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What if you don’t tell your employer you got hurt at work?

On Behalf of | Dec 27, 2021 | Workers' Compensation |

When you get hurt on the job, it’s important that you do let them know as soon as you can. The Iowa Department of Administrative Services suggests that you report the injury to your employer immediately, although this may not always be possible.

Whenever you suffer an injury or illness that is work-related, you need to complete a First Report of Injury form. This form is something that your employer should have available, so if you don’t tell them that you’re injured or ill, then you may not be able to begin your claim.

Workers who are hurt on the job have a right to seek workers’ compensation. However, they are sometimes confused about how long they have to report an injury or illness before they will lose the right to make a claim. You, as an employee, have a right to seek immediate medical attention if you are hurt or fall ill. You may not have time to tell your employer, but try to tell a supervisor or coworker at the very least.

What’s the latest you can wait to report an injury or illness to your employer?

There are times when you may not be sure that your injury or illness is related to your workplace. It might take a number of medical appointments or tests for you to feel confident that you can link your illness to the workplace, for example.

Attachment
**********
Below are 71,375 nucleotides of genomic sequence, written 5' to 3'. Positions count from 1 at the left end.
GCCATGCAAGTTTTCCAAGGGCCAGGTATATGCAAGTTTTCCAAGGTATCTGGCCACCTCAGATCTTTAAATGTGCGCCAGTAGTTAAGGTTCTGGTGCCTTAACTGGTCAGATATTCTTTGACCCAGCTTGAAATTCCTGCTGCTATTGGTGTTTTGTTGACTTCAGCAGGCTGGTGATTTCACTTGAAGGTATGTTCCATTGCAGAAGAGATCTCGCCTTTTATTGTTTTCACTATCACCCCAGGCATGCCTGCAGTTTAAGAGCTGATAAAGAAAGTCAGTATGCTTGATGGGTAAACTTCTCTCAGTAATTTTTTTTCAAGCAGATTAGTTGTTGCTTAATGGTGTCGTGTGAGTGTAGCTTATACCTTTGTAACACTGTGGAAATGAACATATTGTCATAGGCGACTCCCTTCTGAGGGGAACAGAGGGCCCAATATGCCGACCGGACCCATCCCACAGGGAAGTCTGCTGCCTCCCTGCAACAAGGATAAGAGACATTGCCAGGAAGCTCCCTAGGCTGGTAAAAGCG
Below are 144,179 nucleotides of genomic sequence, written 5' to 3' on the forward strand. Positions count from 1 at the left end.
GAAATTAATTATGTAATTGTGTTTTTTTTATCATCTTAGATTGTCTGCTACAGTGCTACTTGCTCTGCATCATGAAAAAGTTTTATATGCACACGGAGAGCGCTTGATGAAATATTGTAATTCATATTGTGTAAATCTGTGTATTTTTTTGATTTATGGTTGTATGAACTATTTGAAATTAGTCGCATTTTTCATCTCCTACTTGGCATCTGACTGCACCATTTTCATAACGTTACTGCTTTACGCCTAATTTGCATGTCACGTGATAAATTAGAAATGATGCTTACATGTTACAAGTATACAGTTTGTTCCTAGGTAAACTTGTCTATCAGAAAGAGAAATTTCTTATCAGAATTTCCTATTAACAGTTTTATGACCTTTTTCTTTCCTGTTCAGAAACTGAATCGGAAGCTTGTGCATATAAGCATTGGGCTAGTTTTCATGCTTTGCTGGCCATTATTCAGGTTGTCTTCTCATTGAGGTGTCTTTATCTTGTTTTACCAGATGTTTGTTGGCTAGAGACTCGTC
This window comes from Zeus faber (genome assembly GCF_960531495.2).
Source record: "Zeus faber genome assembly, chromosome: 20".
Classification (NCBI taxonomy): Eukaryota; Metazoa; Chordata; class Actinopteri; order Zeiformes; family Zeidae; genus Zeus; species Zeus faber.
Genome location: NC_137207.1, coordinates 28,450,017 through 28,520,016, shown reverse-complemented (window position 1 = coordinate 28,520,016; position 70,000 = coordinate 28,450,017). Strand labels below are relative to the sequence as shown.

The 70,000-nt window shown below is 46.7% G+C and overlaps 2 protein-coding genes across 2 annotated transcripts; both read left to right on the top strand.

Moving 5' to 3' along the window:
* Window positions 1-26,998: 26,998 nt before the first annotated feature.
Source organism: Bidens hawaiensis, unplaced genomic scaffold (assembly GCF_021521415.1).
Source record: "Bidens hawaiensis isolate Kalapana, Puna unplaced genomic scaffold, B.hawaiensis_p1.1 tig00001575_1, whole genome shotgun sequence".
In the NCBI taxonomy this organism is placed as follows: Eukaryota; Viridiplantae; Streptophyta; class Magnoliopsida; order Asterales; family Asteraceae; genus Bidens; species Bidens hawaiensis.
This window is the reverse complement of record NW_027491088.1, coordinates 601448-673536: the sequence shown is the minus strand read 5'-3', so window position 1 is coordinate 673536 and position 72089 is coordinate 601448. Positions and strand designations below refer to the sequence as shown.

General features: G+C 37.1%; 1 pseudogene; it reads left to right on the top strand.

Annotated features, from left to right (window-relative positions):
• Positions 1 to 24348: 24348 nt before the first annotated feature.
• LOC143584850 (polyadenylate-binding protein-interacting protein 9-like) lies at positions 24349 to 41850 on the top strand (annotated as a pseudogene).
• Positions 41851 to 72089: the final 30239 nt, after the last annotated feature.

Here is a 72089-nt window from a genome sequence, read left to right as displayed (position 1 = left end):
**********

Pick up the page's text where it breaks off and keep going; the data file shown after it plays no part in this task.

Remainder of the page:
In that case, Iowa law gives you up to 90 days to notify your employer of a work-related injury. If you miss this deadline but can show that your employer was aware that you were ill or injured because of something that happened in the workplace, then you may still be able to make a claim even if you didn’t outright talk to your employer about the issue.

Getting your claim started is often the most important step to take after an injury. To make this easier for yourself, always talk to your employer as soon as you can after falling ill or getting hurt on the job. Even if it ends up not being related, getting in touch sooner can help you protect your right to make a claim.


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